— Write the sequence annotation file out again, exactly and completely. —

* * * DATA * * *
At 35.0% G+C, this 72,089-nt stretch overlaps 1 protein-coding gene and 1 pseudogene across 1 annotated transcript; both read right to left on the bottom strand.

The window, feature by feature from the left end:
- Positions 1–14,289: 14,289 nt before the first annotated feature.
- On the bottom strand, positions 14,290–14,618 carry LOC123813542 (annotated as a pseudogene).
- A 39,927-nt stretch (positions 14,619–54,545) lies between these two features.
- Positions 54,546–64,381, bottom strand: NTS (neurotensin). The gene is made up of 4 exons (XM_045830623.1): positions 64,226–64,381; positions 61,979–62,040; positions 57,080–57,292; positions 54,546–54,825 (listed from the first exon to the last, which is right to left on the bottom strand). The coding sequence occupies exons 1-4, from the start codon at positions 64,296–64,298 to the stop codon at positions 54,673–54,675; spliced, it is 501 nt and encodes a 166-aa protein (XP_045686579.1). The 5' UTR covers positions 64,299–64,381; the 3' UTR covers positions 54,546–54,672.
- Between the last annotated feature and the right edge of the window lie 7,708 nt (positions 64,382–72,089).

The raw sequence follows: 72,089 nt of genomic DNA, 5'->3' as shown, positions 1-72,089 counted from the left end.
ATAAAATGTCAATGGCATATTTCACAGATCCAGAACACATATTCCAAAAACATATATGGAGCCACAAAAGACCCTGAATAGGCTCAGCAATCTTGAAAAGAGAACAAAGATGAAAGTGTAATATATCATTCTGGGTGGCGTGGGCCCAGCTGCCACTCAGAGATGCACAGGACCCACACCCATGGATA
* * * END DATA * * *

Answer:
At 35.0% G+C, this 72,089-nt stretch overlaps 1 protein-coding gene and 1 pseudogene across 1 annotated transcript; both read right to left on the bottom strand.

The window, feature by feature from the left end:
- Positions 1–14,289: 14,289 nt before the first annotated feature.
- On the bottom strand, positions 14,290–14,618 carry LOC123813542 (annotated as a pseudogene).
- A 39,927-nt stretch (positions 14,619–54,545) lies between these two features.
- Positions 54,546–64,381, bottom strand: NTS (neurotensin). The gene is made up of 4 exons (XM_045830623.1): positions 64,226–64,381; positions 61,979–62,040; positions 57,080–57,292; positions 54,546–54,825 (listed from the first exon to the last, which is right to left on the bottom strand). The coding sequence occupies exons 1-4, from the start codon at positions 64,296–64,298 to the stop codon at positions 54,673–54,675; spliced, it is 501 nt and encodes a 166-aa protein (XP_045686579.1). The 5' UTR covers positions 64,299–64,381; the 3' UTR covers positions 54,546–54,672.
- Between the last annotated feature and the right edge of the window lie 7,708 nt (positions 64,382–72,089).

The raw sequence follows: 72,089 nt of genomic DNA, 5'->3' as shown, positions 1-72,089 counted from the left end.
ATAAAATGTCAATGGCATATTTCACAGATCCAGAACACATATTCCAAAAACATATATGGAGCCACAAAAGACCCTGAATAGGCTCAGCAATCTTGAAAAGAGAACAAAGATGAAAGTGTAATATATCATTCTGGGTGGCGTGGGCCCAGCTGCCACTCAGAGATGCACAGGACCCACACCCATGGATA